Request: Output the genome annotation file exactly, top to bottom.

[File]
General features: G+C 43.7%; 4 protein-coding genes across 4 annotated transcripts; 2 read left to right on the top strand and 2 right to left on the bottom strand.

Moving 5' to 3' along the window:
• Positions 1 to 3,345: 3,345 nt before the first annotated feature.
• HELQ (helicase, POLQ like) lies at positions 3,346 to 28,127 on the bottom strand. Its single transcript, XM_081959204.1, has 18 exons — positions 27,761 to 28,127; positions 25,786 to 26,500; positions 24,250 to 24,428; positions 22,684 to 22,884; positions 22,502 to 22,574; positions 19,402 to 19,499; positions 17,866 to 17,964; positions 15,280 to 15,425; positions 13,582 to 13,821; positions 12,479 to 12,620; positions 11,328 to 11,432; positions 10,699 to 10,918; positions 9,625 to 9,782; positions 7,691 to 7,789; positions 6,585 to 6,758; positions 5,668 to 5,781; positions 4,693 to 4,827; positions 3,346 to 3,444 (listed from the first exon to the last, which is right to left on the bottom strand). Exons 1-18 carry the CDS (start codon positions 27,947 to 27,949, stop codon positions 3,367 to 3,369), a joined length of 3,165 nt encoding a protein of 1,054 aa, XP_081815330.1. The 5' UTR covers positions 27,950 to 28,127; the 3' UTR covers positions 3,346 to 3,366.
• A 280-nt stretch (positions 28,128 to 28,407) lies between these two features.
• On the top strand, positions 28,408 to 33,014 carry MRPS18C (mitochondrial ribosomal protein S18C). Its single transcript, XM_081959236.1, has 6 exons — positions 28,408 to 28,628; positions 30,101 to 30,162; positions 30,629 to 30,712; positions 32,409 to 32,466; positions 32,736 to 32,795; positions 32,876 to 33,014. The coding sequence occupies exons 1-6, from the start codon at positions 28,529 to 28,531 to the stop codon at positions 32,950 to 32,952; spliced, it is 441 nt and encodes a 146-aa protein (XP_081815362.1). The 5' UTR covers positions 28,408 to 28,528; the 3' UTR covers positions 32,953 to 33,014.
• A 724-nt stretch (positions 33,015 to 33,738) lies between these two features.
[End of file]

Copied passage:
General features: G+C 43.7%; 4 protein-coding genes across 4 annotated transcripts; 2 read left to right on the top strand and 2 right to left on the bottom strand.

Moving 5' to 3' along the window:
• Positions 1 to 3,345: 3,345 nt before the first annotated feature.
• HELQ (helicase, POLQ like) lies at positions 3,346 to 28,127 on the bottom strand. Its single transcript, XM_081959204.1, has 18 exons — positions 27,761 to 28,127; positions 25,786 to 26,500; positions 24,250 to 24,428; positions 22,684 to 22,884; positions 22,502 to 22,574; positions 19,402 to 19,499; positions 17,866 to 17,964; positions 15,280 to 15,425; positions 13,582 to 13,821; positions 12,479 to 12,620; positions 11,328 to 11,432; positions 10,699 to 10,918; positions 9,625 to 9,782; positions 7,691 to 7,789; positions 6,585 to 6,758; positions 5,668 to 5,781; positions 4,693 to 4,827; positions 3,346 to 3,444 (listed from the first exon to the last, which is right to left on the bottom strand). Exons 1-18 carry the CDS (start codon positions 27,947 to 27,949, stop codon positions 3,367 to 3,369), a joined length of 3,165 nt encoding a protein of 1,054 aa, XP_081815330.1. The 5' UTR covers positions 27,950 to 28,127; the 3' UTR covers positions 3,346 to 3,366.
• A 280-nt stretch (positions 28,128 to 28,407) lies between these two features.
• On the top strand, positions 28,408 to 33,014 carry MRPS18C (mitochondrial ribosomal protein S18C). Its single transcript, XM_081959236.1, has 6 exons — positions 28,408 to 28,628; positions 30,101 to 30,162; positions 30,629 to 30,712; positions 32,409 to 32,466; positions 32,736 to 32,795; positions 32,876 to 33,014. The coding sequence occupies exons 1-6, from the start codon at positions 28,529 to 28,531 to the stop codon at positions 32,950 to 32,952; spliced, it is 441 nt and encodes a 146-aa protein (XP_081815362.1). The 5' UTR covers positions 28,408 to 28,528; the 3' UTR covers positions 32,953 to 33,014.
• A 724-nt stretch (positions 33,015 to 33,738) lies between these two features.